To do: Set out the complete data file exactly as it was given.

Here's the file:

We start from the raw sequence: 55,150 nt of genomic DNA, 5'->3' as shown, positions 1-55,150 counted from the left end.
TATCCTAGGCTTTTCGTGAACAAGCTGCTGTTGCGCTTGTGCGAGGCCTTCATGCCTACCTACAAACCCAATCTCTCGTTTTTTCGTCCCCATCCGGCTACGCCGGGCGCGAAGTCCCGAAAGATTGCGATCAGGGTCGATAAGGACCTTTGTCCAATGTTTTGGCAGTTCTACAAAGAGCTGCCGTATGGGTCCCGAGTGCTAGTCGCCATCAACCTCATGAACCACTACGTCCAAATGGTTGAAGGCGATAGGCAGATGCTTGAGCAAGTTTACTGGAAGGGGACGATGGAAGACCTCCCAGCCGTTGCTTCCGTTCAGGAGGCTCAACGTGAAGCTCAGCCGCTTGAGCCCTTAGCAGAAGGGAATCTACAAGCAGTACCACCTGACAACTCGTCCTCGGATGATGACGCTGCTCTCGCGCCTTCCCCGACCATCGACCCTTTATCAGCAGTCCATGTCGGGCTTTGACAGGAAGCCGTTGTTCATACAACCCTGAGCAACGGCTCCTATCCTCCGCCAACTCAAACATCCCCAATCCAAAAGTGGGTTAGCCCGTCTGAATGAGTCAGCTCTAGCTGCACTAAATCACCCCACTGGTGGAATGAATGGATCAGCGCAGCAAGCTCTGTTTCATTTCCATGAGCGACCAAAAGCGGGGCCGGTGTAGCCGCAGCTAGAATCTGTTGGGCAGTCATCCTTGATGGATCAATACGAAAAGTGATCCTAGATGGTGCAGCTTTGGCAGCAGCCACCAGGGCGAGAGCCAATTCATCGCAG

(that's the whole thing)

We start from the raw sequence: 55,150 nt of genomic DNA, 5'->3' as shown, positions 1-55,150 counted from the left end.
TATCCTAGGCTTTTCGTGAACAAGCTGCTGTTGCGCTTGTGCGAGGCCTTCATGCCTACCTACAAACCCAATCTCTCGTTTTTTCGTCCCCATCCGGCTACGCCGGGCGCGAAGTCCCGAAAGATTGCGATCAGGGTCGATAAGGACCTTTGTCCAATGTTTTGGCAGTTCTACAAAGAGCTGCCGTATGGGTCCCGAGTGCTAGTCGCCATCAACCTCATGAACCACTACGTCCAAATGGTTGAAGGCGATAGGCAGATGCTTGAGCAAGTTTACTGGAAGGGGACGATGGAAGACCTCCCAGCCGTTGCTTCCGTTCAGGAGGCTCAACGTGAAGCTCAGCCGCTTGAGCCCTTAGCAGAAGGGAATCTACAAGCAGTACCACCTGACAACTCGTCCTCGGATGATGACGCTGCTCTCGCGCCTTCCCCGACCATCGACCCTTTATCAGCAGTCCATGTCGGGCTTTGACAGGAAGCCGTTGTTCATACAACCCTGAGCAACGGCTCCTATCCTCCGCCAACTCAAACATCCCCAATCCAAAAGTGGGTTAGCCCGTCTGAATGAGTCAGCTCTAGCTGCACTAAATCACCCCACTGGTGGAATGAATGGATCAGCGCAGCAAGCTCTGTTTCATTTCCATGAGCGACCAAAAGCGGGGCCGGTGTAGCCGCAGCTAGAATCTGTTGGGCAGTCATCCTTGATGGATCAATACGAAAAGTGATCCTAGATGGTGCAGCTTTGGCAGCAGCCACCAGGGCGAGAGCCAATTCATCGCAG